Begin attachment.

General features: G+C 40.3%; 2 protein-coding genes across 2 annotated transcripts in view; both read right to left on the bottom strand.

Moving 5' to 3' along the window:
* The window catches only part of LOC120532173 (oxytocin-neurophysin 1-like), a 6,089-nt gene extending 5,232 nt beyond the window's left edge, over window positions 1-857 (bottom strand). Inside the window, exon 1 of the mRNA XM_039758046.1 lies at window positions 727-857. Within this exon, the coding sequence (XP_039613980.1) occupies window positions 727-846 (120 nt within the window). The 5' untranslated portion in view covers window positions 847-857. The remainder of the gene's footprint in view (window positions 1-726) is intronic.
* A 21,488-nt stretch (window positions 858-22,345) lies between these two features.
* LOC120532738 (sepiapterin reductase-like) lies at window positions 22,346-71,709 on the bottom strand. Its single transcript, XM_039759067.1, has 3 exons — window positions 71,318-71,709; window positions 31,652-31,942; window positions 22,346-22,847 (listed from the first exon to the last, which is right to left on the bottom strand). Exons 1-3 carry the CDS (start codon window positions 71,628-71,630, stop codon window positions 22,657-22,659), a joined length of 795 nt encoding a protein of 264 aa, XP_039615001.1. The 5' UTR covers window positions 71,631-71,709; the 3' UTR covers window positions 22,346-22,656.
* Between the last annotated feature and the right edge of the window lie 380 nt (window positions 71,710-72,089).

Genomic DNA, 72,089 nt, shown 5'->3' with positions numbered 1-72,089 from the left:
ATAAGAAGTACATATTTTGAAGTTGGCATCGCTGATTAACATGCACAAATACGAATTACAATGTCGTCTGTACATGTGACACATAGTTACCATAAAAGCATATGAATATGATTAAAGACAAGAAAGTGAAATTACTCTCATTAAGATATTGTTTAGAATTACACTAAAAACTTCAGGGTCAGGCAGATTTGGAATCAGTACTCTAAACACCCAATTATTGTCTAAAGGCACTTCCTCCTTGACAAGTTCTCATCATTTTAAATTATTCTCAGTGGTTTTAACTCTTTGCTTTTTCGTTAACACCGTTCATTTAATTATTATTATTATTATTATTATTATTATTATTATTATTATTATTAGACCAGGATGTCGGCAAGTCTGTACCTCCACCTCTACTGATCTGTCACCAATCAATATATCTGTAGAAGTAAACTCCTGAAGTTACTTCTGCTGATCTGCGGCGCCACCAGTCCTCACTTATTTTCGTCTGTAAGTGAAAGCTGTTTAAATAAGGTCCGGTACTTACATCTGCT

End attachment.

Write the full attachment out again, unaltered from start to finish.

General features: G+C 40.3%; 2 protein-coding genes across 2 annotated transcripts in view; both read right to left on the bottom strand.

Moving 5' to 3' along the window:
* The window catches only part of LOC120532173 (oxytocin-neurophysin 1-like), a 6,089-nt gene extending 5,232 nt beyond the window's left edge, over window positions 1-857 (bottom strand). Inside the window, exon 1 of the mRNA XM_039758046.1 lies at window positions 727-857. Within this exon, the coding sequence (XP_039613980.1) occupies window positions 727-846 (120 nt within the window). The 5' untranslated portion in view covers window positions 847-857. The remainder of the gene's footprint in view (window positions 1-726) is intronic.
* A 21,488-nt stretch (window positions 858-22,345) lies between these two features.
* LOC120532738 (sepiapterin reductase-like) lies at window positions 22,346-71,709 on the bottom strand. Its single transcript, XM_039759067.1, has 3 exons — window positions 71,318-71,709; window positions 31,652-31,942; window positions 22,346-22,847 (listed from the first exon to the last, which is right to left on the bottom strand). Exons 1-3 carry the CDS (start codon window positions 71,628-71,630, stop codon window positions 22,657-22,659), a joined length of 795 nt encoding a protein of 264 aa, XP_039615001.1. The 5' UTR covers window positions 71,631-71,709; the 3' UTR covers window positions 22,346-22,656.
* Between the last annotated feature and the right edge of the window lie 380 nt (window positions 71,710-72,089).

Genomic DNA, 72,089 nt, shown 5'->3' with positions numbered 1-72,089 from the left:
ATAAGAAGTACATATTTTGAAGTTGGCATCGCTGATTAACATGCACAAATACGAATTACAATGTCGTCTGTACATGTGACACATAGTTACCATAAAAGCATATGAATATGATTAAAGACAAGAAAGTGAAATTACTCTCATTAAGATATTGTTTAGAATTACACTAAAAACTTCAGGGTCAGGCAGATTTGGAATCAGTACTCTAAACACCCAATTATTGTCTAAAGGCACTTCCTCCTTGACAAGTTCTCATCATTTTAAATTATTCTCAGTGGTTTTAACTCTTTGCTTTTTCGTTAACACCGTTCATTTAATTATTATTATTATTATTATTATTATTATTATTATTATTATTATTAGACCAGGATGTCGGCAAGTCTGTACCTCCACCTCTACTGATCTGTCACCAATCAATATATCTGTAGAAGTAAACTCCTGAAGTTACTTCTGCTGATCTGCGGCGCCACCAGTCCTCACTTATTTTCGTCTGTAAGTGAAAGCTGTTTAAATAAGGTCCGGTACTTACATCTGCT